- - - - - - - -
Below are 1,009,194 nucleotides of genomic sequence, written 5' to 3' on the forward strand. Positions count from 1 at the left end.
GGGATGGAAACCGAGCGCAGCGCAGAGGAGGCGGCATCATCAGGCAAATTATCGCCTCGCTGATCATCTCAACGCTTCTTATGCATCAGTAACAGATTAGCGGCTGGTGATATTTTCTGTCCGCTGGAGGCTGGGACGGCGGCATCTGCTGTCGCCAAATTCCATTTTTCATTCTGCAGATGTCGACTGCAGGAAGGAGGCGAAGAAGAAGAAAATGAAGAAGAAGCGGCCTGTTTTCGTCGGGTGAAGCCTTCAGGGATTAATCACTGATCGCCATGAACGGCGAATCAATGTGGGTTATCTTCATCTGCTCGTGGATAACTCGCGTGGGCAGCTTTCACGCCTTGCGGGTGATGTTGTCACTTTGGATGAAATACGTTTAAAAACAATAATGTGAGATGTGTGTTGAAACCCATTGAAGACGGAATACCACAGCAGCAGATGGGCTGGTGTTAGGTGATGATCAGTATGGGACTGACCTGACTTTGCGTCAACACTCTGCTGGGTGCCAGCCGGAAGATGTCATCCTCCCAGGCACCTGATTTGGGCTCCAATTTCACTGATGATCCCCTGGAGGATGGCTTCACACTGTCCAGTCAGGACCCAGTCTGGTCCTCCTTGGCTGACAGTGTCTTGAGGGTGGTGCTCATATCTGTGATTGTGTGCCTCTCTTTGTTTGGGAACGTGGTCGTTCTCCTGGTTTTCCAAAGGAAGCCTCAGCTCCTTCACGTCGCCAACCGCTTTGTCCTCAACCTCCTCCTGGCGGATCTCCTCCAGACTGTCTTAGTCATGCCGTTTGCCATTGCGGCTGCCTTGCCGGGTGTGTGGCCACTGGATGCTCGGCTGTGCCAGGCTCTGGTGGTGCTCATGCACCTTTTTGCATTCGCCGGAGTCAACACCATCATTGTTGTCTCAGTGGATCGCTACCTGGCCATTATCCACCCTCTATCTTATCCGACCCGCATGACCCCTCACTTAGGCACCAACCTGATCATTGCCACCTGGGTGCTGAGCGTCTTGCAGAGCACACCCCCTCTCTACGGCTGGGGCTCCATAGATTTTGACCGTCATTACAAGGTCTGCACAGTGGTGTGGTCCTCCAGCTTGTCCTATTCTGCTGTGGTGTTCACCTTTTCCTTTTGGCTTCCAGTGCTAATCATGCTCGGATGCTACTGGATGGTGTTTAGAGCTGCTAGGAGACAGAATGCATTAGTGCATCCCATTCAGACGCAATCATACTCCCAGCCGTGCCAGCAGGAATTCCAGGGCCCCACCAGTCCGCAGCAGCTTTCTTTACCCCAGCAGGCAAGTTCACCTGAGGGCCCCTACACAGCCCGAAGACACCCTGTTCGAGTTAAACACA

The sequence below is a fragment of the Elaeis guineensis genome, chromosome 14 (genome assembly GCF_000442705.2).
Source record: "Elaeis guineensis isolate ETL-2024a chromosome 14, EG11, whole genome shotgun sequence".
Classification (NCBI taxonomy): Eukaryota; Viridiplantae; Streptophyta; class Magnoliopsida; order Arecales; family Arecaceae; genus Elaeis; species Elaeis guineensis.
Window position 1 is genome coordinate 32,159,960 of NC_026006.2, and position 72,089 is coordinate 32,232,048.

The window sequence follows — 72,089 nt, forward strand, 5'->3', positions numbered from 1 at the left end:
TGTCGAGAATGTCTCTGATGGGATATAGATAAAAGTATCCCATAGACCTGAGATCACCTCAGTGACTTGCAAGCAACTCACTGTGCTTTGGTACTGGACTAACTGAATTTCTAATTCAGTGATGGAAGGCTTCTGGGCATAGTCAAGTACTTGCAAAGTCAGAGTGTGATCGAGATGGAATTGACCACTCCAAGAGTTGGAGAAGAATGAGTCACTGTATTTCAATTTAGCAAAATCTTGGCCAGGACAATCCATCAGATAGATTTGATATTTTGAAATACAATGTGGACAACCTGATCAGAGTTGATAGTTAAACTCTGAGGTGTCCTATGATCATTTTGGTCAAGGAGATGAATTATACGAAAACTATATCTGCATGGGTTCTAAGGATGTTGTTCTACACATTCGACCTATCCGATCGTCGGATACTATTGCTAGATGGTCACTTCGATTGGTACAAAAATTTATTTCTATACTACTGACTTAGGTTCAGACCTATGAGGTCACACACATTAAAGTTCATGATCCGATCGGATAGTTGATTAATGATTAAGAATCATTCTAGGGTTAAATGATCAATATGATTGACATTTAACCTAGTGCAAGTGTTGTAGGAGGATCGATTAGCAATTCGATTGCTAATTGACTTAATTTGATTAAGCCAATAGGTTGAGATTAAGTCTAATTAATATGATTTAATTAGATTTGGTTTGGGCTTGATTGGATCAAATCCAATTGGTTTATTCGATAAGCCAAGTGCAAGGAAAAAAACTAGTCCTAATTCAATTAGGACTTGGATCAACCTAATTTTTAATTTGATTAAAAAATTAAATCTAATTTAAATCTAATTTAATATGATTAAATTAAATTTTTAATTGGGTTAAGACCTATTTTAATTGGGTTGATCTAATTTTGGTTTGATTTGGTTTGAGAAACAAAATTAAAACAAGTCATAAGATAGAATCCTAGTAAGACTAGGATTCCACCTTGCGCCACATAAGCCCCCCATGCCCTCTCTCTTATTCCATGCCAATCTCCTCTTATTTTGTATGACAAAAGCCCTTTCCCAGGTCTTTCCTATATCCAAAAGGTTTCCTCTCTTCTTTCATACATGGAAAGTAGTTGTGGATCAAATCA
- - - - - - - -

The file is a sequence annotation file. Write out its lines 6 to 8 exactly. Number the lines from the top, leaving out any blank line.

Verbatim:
Window position 1 is genome coordinate 32,159,960 of NC_026006.2, and position 72,089 is coordinate 32,232,048.

The window sequence follows — 72,089 nt, forward strand, 5'->3', positions numbered from 1 at the left end:
TGTCGAGAATGTCTCTGATGGGATATAGATAAAAGTATCCCATAGACCTGAGATCACCTCAGTGACTTGCAAGCAACTCACTGTGCTTTGGTACTGGACTAACTGAATTTCTAATTCAGTGATGGAAGGCTTCTGGGCATAGTCAAGTACTTGCAAAGTCAGAGTGTGATCGAGATGGAATTGACCACTCCAAGAGTTGGAGAAGAATGAGTCACTGTATTTCAATTTAGCAAAATCTTGGCCAGGACAATCCATCAGATAGATTTGATATTTTGAAATACAATGTGGACAACCTGATCAGAGTTGATAGTTAAACTCTGAGGTGTCCTATGATCATTTTGGTCAAGGAGATGAATTATACGAAAACTATATCTGCATGGGTTCTAAGGATGTTGTTCTACACATTCGACCTATCCGATCGTCGGATACTATTGCTAGATGGTCACTTCGATTGGTACAAAAATTTATTTCTATACTACTGACTTAGGTTCAGACCTATGAGGTCACACACATTAAAGTTCATGATCCGATCGGATAGTTGATTAATGATTAAGAATCATTCTAGGGTTAAATGATCAATATGATTGACATTTAACCTAGTGCAAGTGTTGTAGGAGGATCGATTAGCAATTCGATTGCTAATTGACTTAATTTGATTAAGCCAATAGGTTGAGATTAAGTCTAATTAATATGATTTAATTAGATTTGGTTTGGGCTTGATTGGATCAAATCCAATTGGTTTATTCGATAAGCCAAGTGCAAGGAAAAAAACTAGTCCTAATTCAATTAGGACTTGGATCAACCTAATTTTTAATTTGATTAAAAAATTAAATCTAATTTAAATCTAATTTAATATGATTAAATTAAATTTTTAATTGGGTTAAGACCTATTTTAATTGGGTTGATCTAATTTTGGTTTGATTTGGTTTGAGAAACAAAATTAAAACAAGTCATAAGATAGAATCCTAGTAAGACTAGGATTCCACCTTGCGCCACATAAGCCCCCCATGCCCTCTCTCTTATTCCATGCCAATCTCCTCTTATTTTGTATGACAAAAGCCCTTTCCCAGGTCTTTCCTATATCCAAAAGGTTTCCTCTCTTCTTTCATACATGGAAAGTAGTTGTGGATCAAATCA